9″ x 12″ Mixed media: watercolor, ink, acrylic on paper
“The Real is that which is impossible (to represent) and [Lacan] …associates it with trauma or the missed encounter (that which we could not have encountered). We cannot speak the Real, but it nonetheless produces …effects that we can trace.”
Levi Paul Bryant
I can’t imagine a better account for my turn to abstraction in my art.
32″ x 28″ Acrylic on canvas. Have to see if this belongs. I feel like I’m not so much painting one piece at a time, as adding to a series. This happened with the poems I was writing. Not sure about this one yet.
24″ x 30″ Acrylic on canvas.
I’m finding that my fascination with patterns in broken pavement, walls of razed buildings, stucco and peeling paint, radiographs, high altitude photos of the earth, cartography, tree bark– has been converging in my recent paintings into a new direction. As though I’d been led–from the time I began assembling discarded fragments and trash on a table in the Ox–to my most recent paintings (say, from #958 and 959)–to the making of images, not raw abstractions, but drawn from life, one step beyond the horizon of understanding, of where we able to name what it is we are seeing. This is why I’ve been labeling them, ‘conceptual,’ because they are about something… just that we can’t name what it is.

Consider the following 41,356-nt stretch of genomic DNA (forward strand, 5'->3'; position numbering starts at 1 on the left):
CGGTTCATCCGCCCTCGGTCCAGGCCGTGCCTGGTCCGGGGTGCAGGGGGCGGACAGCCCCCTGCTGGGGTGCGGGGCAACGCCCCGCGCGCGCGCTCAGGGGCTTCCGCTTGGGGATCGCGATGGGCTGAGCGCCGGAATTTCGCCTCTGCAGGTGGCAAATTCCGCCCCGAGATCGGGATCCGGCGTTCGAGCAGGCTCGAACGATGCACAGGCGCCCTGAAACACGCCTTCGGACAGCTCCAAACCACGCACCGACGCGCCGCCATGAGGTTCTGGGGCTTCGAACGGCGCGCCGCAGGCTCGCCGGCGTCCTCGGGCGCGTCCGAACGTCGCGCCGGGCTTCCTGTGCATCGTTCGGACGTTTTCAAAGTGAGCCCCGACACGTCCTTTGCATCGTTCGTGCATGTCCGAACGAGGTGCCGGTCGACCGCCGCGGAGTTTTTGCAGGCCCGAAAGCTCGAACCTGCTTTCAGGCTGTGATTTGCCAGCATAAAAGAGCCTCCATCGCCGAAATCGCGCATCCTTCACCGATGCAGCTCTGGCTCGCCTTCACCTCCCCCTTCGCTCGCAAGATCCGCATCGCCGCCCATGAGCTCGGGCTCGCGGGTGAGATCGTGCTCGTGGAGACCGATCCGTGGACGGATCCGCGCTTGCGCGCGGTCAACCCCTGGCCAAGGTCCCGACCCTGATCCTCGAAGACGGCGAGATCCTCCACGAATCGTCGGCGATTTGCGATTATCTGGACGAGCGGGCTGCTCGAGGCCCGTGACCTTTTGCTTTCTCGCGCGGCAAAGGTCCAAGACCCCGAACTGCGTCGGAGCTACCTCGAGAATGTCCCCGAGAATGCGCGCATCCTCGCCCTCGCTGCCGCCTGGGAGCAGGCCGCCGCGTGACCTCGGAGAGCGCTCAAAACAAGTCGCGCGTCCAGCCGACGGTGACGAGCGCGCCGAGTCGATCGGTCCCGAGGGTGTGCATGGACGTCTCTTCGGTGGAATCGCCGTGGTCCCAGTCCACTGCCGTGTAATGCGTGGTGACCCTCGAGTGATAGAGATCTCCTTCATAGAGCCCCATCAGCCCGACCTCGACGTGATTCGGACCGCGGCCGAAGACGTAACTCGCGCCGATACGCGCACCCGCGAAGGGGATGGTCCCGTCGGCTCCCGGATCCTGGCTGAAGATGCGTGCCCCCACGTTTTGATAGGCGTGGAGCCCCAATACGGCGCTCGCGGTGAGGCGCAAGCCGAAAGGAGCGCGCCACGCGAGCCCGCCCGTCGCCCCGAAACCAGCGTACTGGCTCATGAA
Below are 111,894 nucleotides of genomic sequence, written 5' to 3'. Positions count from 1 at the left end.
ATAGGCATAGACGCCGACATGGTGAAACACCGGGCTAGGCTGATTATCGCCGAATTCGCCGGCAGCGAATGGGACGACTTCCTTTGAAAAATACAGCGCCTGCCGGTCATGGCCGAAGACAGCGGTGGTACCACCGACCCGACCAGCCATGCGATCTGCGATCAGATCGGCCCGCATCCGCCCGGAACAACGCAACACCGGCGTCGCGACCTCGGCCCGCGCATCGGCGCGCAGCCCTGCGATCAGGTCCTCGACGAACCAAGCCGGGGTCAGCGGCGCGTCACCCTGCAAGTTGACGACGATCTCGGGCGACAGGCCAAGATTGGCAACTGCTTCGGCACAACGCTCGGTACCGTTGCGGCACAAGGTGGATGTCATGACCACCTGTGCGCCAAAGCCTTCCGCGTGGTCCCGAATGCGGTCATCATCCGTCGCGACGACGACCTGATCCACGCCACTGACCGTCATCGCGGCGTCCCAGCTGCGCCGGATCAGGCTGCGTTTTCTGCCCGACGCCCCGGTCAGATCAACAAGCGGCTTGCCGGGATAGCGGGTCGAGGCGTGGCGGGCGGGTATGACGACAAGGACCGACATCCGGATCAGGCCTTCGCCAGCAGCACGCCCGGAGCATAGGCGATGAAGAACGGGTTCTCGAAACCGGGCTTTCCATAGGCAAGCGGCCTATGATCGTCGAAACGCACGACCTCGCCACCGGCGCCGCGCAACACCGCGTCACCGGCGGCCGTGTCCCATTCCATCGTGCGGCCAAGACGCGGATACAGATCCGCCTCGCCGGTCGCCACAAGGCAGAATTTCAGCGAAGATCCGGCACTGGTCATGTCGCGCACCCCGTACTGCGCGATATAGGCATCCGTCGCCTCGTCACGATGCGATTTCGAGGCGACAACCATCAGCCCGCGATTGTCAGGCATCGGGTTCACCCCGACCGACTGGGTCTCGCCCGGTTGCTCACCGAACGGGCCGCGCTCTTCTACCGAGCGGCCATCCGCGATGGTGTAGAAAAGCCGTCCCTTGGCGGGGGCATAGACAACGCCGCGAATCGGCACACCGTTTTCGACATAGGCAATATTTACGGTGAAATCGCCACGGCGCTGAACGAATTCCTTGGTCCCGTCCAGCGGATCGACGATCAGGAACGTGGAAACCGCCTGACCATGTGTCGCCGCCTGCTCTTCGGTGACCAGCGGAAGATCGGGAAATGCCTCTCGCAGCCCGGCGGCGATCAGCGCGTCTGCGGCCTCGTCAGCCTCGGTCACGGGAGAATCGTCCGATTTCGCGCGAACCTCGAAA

Many of my earlier pieces have a place in this line. Ones that don’t, and are less than satisfying to me, I’ve been painting over. The painting below is a paint-over of #612–a paining that was almost there… but not enough
View more work at Saatchi Art, and on my web portfolio: ART BY WILLARD For photos on this blog, click MY ART on the right panel and scroll down
We see the past through the lens of the present. Points that brought us to where we find ourselves become markers of a path we construct, but which, in reality, is anything but straight. More like finding seeds that begin to grow out of debris we thought we’d abandoned. This is a piece from March, 2013 (#139) that was lost when we fled the Ox. Here was the anti-portrait (what we see is not what we are). There was a dirty, crusted window screen like a veil over the face. The trash assemblages I was making had begun to emerge as paintings. I recognize in this piece a link to what I’ve found opening into the future.